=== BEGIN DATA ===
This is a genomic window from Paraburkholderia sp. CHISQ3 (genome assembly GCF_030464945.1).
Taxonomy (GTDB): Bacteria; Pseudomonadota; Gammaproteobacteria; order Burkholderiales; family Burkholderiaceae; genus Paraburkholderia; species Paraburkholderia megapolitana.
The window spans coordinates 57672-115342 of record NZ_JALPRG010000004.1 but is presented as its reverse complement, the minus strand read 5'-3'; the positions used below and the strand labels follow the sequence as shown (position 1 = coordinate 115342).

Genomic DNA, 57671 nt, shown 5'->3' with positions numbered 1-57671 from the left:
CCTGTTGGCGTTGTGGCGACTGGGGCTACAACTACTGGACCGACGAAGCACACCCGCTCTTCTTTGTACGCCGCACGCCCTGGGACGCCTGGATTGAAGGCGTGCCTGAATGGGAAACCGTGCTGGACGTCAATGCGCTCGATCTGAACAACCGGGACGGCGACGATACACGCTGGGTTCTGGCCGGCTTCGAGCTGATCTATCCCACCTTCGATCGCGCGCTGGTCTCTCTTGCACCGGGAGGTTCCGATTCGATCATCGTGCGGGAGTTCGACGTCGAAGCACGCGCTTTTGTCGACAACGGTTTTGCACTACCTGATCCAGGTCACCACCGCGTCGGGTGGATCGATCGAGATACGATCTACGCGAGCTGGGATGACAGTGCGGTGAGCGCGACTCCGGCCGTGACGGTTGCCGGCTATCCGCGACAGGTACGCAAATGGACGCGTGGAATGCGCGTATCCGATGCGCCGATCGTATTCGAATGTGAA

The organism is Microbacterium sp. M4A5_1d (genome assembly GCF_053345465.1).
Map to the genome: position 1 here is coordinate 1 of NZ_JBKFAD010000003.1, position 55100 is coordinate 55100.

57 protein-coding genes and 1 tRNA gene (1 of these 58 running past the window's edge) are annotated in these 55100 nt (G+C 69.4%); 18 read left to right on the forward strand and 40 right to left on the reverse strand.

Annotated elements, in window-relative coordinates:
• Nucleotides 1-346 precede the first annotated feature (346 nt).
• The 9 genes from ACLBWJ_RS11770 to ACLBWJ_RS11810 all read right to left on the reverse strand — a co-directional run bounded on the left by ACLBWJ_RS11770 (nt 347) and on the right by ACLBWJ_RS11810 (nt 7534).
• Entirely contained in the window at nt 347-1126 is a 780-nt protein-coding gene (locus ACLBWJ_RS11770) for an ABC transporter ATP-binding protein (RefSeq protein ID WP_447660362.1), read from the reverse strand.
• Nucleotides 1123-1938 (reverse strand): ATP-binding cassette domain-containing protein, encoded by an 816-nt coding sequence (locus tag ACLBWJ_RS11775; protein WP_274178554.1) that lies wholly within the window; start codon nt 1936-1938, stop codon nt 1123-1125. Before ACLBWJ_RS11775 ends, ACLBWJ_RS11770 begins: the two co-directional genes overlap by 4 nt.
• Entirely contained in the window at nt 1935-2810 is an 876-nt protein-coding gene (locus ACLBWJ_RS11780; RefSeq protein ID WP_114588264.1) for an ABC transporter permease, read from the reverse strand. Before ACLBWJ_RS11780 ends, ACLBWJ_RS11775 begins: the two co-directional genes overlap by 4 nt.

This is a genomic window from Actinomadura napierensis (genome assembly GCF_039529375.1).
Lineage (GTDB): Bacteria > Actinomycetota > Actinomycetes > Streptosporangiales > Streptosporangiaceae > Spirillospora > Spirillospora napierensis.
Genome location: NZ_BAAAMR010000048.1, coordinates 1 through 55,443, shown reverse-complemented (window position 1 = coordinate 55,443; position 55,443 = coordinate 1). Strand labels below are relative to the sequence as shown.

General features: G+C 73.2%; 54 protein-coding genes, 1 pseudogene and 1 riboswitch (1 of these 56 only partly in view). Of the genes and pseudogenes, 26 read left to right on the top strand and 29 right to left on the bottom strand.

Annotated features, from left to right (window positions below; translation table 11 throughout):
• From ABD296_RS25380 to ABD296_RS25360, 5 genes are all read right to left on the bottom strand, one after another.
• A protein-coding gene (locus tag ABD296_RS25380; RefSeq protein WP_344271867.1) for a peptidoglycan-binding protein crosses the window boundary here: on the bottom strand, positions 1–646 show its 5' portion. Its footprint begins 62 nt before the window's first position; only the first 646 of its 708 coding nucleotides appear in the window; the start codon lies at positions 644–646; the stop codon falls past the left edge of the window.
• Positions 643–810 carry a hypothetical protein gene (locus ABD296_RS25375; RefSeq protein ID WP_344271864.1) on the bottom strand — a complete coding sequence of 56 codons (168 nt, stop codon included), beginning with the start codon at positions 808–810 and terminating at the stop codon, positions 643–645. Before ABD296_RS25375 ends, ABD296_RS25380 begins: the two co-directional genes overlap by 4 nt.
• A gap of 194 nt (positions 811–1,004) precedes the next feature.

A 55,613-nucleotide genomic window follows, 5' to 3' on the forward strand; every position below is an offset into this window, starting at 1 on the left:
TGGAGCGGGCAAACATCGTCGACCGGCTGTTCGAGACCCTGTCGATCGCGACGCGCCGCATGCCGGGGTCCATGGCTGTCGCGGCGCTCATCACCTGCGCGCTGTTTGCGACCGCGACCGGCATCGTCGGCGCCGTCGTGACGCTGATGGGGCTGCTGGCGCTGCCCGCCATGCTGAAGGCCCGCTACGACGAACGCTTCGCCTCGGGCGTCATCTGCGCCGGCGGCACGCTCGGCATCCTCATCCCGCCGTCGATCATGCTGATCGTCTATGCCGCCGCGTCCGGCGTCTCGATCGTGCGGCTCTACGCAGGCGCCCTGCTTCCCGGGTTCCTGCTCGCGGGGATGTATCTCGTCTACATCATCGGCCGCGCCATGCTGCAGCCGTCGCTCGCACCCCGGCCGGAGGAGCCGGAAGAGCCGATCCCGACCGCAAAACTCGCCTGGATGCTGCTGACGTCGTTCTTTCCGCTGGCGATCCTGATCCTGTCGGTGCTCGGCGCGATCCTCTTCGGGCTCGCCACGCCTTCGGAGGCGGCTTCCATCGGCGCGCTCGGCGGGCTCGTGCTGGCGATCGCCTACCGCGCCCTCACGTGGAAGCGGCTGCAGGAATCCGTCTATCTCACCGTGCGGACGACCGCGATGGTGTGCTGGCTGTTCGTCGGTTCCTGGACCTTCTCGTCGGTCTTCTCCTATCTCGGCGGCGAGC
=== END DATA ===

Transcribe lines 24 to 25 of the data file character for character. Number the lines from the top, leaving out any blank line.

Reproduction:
A 55,613-nucleotide genomic window follows, 5' to 3' on the forward strand; every position below is an offset into this window, starting at 1 on the left:
TGGAGCGGGCAAACATCGTCGACCGGCTGTTCGAGACCCTGTCGATCGCGACGCGCCGCATGCCGGGGTCCATGGCTGTCGCGGCGCTCATCACCTGCGCGCTGTTTGCGACCGCGACCGGCATCGTCGGCGCCGTCGTGACGCTGATGGGGCTGCTGGCGCTGCCCGCCATGCTGAAGGCCCGCTACGACGAACGCTTCGCCTCGGGCGTCATCTGCGCCGGCGGCACGCTCGGCATCCTCATCCCGCCGTCGATCATGCTGATCGTCTATGCCGCCGCGTCCGGCGTCTCGATCGTGCGGCTCTACGCAGGCGCCCTGCTTCCCGGGTTCCTGCTCGCGGGGATGTATCTCGTCTACATCATCGGCCGCGCCATGCTGCAGCCGTCGCTCGCACCCCGGCCGGAGGAGCCGGAAGAGCCGATCCCGACCGCAAAACTCGCCTGGATGCTGCTGACGTCGTTCTTTCCGCTGGCGATCCTGATCCTGTCGGTGCTCGGCGCGATCCTCTTCGGGCTCGCCACGCCTTCGGAGGCGGCTTCCATCGGCGCGCTCGGCGGGCTCGTGCTGGCGATCGCCTACCGCGCCCTCACGTGGAAGCGGCTGCAGGAATCCGTCTATCTCACCGTGCGGACGACCGCGATGGTGTGCTGGCTGTTCGTCGGTTCCTGGACCTTCTCGTCGGTCTTCTCCTATCTCGGCGGCGAGC